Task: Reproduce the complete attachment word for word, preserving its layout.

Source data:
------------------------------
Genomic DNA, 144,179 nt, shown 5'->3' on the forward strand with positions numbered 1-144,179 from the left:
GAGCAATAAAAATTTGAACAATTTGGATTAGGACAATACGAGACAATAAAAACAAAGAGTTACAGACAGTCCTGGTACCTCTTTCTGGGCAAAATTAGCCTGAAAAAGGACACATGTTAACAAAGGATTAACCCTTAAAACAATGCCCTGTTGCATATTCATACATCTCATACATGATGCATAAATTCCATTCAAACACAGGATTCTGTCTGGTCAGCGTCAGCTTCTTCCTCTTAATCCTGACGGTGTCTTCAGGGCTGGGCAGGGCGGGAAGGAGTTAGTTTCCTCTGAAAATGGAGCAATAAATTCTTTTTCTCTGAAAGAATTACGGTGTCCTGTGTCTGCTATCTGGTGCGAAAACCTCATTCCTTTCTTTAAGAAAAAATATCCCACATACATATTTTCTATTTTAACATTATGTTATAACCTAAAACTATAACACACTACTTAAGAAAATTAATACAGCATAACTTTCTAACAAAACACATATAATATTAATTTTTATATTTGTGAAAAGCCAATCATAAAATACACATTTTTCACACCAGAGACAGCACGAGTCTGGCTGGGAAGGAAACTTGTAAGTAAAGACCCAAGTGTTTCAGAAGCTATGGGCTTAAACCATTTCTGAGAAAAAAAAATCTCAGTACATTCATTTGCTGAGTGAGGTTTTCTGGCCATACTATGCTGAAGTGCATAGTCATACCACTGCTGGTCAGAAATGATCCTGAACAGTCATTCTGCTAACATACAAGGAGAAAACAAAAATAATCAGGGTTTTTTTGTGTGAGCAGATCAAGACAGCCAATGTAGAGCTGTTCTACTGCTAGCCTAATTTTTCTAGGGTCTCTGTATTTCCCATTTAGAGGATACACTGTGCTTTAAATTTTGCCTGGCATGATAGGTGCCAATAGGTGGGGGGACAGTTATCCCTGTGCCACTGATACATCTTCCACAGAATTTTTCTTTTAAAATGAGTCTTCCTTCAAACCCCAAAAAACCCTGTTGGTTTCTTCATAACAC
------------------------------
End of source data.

Genomic DNA, 144,179 nt, shown 5'->3' on the forward strand with positions numbered 1-144,179 from the left:
GAGCAATAAAAATTTGAACAATTTGGATTAGGACAATACGAGACAATAAAAACAAAGAGTTACAGACAGTCCTGGTACCTCTTTCTGGGCAAAATTAGCCTGAAAAAGGACACATGTTAACAAAGGATTAACCCTTAAAACAATGCCCTGTTGCATATTCATACATCTCATACATGATGCATAAATTCCATTCAAACACAGGATTCTGTCTGGTCAGCGTCAGCTTCTTCCTCTTAATCCTGACGGTGTCTTCAGGGCTGGGCAGGGCGGGAAGGAGTTAGTTTCCTCTGAAAATGGAGCAATAAATTCTTTTTCTCTGAAAGAATTACGGTGTCCTGTGTCTGCTATCTGGTGCGAAAACCTCATTCCTTTCTTTAAGAAAAAATATCCCACATACATATTTTCTATTTTAACATTATGTTATAACCTAAAACTATAACACACTACTTAAGAAAATTAATACAGCATAACTTTCTAACAAAACACATATAATATTAATTTTTATATTTGTGAAAAGCCAATCATAAAATACACATTTTTCACACCAGAGACAGCACGAGTCTGGCTGGGAAGGAAACTTGTAAGTAAAGACCCAAGTGTTTCAGAAGCTATGGGCTTAAACCATTTCTGAGAAAAAAAAATCTCAGTACATTCATTTGCTGAGTGAGGTTTTCTGGCCATACTATGCTGAAGTGCATAGTCATACCACTGCTGGTCAGAAATGATCCTGAACAGTCATTCTGCTAACATACAAGGAGAAAACAAAAATAATCAGGGTTTTTTTGTGTGAGCAGATCAAGACAGCCAATGTAGAGCTGTTCTACTGCTAGCCTAATTTTTCTAGGGTCTCTGTATTTCCCATTTAGAGGATACACTGTGCTTTAAATTTTGCCTGGCATGATAGGTGCCAATAGGTGGGGGGACAGTTATCCCTGTGCCACTGATACATCTTCCACAGAATTTTTCTTTTAAAATGAGTCTTCCTTCAAACCCCAAAAAACCCTGTTGGTTTCTTCATAACAC